shows a block diagram of the receiving data from the sensor. Parameters for receiving sensor data are:
SensorID (String)—Represents UUID for the sensor in the SAFE platform;
Type (SensorType)—What type of sensor it is;
Data (Double)—Measurement data.
4.2. SAFE Service
The SAFE service represents the core of the infrastructure of the SAFE platform. This layer is the central part of the SAFE platform that handles all the requests and communicates with the database and the blockchain to store data. The database and the blockchain are part of the Database layer (DB layer). Moreover, the SAFE service communicates with the User Interface layer (UI layer) and the Sensor layers. From the Sensor layer, the SAFE service gathers sensor data for storage. Finally, the SAFE service obtains requests and sends data to end-users via the UI layer.
The SAFE service does the following operations:
Send to the database;
Send to blockchain;
Decide whether data is going to blockchain;
Smart meters control;
Handling security, authorization, and authentication of the platform.
The main goal for the SAFE service is to handle many requests that will come from sensors and users’ external sources and communicate those requests with the DB layer. The SAFE service is designed to be scalable, replicable, fault-resistant, and optimized with high availability and high performance to handle all the requests. The architecture of the SAFE service is service-based, meaning that it consists of APIs used for communication with the Sensors, the UI, and the DB layers. The SAFE service handles security and authentication for the Sensor and UI layers. The UI and the sensors send each request which must be secured with HTTPS/SSL (HyperText Transfer Protocol/Secure Sockets Layer) and authenticated. The communication between sensors and The SAFE service will transform all data that come and check whether data need to be stored in the blockchain or off-chain database. SAFE service uses TCP/IP and UDP protocols for communication with databases. The design of the SAFE service is generic so that it can accept connections from any platform/device/database. The SAFE service’s hardware is located and executed in a container in the cloud. The App Service Container on the MS Azure platform was used.
The Organic Validation Process (OVP) is a core logic part of the organic certification procedure and represents a very important segment of the SAFE service. OVP handles all actions for tasks and the validation of data that needs to be stored on the blockchain. The main functions of OVP are:
Validation Data from Sensor—Data collected from the sensor need to be validated before storing on the blockchain. A predefined set of values for each process task and each type of sensor must be met to validate the process. Each data collection from sensor data will be compared to predefined values to check if it is valid for the process task, and then data can be stored on the blockchain. Figure 5
shows a block diagram of the validation of sensor data.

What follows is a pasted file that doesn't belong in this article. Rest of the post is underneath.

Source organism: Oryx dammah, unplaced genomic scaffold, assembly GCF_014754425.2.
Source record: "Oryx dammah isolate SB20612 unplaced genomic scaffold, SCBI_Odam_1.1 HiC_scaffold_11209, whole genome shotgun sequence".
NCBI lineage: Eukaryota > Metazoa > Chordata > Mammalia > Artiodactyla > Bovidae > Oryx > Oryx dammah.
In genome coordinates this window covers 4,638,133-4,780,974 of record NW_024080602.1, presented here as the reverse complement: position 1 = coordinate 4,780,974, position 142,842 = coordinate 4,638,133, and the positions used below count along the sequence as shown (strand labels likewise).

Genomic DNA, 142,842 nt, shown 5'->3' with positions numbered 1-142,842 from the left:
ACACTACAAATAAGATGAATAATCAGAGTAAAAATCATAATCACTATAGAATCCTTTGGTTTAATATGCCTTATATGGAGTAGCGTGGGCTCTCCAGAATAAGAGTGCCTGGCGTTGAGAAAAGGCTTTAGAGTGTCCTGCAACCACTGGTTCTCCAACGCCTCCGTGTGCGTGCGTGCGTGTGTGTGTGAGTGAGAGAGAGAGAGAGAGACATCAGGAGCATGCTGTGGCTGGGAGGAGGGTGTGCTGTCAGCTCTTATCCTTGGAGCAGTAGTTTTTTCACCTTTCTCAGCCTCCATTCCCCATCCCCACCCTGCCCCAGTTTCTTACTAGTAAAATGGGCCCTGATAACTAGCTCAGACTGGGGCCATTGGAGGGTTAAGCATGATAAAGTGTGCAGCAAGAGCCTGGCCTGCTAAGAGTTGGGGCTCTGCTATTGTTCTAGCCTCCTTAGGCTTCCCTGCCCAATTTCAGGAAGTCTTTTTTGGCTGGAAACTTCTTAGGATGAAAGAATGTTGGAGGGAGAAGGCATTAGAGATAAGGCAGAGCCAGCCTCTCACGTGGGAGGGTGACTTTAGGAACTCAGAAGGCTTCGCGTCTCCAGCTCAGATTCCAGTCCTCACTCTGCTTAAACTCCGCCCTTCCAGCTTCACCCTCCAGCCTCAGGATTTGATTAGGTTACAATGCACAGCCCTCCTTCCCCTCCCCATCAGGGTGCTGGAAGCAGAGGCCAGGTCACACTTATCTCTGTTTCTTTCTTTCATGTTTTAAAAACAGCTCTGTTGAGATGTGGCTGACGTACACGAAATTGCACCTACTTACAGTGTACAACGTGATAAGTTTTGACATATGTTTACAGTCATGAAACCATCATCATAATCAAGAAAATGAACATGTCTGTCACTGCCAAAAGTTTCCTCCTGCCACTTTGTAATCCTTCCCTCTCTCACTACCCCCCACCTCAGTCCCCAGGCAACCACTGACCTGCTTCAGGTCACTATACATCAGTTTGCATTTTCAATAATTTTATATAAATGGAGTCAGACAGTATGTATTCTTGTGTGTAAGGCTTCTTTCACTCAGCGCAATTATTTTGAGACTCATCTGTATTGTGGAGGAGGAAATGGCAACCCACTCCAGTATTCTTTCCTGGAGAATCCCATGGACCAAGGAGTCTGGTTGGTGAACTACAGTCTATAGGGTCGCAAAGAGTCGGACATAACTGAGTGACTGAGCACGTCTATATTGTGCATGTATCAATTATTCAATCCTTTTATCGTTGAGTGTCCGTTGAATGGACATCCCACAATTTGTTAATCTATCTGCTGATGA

Validation Data from Manual Entry—Data from the user that is updated manually will be validated by SAFE platform-certified professionals. Professionals will have their user interface with process tasks that they can analyze and validate. When they validate the process task, OVP will prepare and transform data for blockchain, store it on the blockchain and update the process task in the database. Figure 6
shows a block diagram of the validation data from manual entry.
Creation of Process Tasks for a New Process—When the user creates a new process, OVP will prepare and attach process tasks for that process depending on the process type. Moreover, OVP will initially store a new process on the blockchain to create a new entry for validating tasks in the next steps. Figure 7
shows a block diagram of the creation of a process task for a new process.
For blockchain implementation, the Semantic Ledger enabler is used [54
]. Within the SAFE platform, there are administrator functions to create a set of rules for the Semantic Ledger, which will be used for validating data that are being stored. Storing data on Semantic Ledger is shown in Figure 8
. When accessing the data from the Semantic Ledger, data are being validated by the Semantic Ledger Validator, and users can verify compliance with the specified rules, which is the main goal. Getting data from Semantic Ledger is shown in Figure 9
4.3. DB Layer
The DB layer is the storage layer of the platform. It consists of the Semantic Ledger blockchain and the Off-chain database—MongoDB. The DB layer can have many databases. However, all databases are linked to the SAFE service. Therefore, databases are not communicating directly, only through the SAFE service. Communication between the SAFE service and the DB layer is shown in Figure 10
The workflow of data in the SAFE platform is shown in Figure 11
. This data workflow is designed to fulfill all demands from the SAFE platform architecture. Short descriptions of the workflow states are the following.
“Users”—this contains all necessary data about registered users. The basic functionalities for each user have been implemented: registration of the user on the SAFE platform, login of the user to the SAFE platform, log out of the user from the SAFE platform, and deletion of the user from the SAFE platform.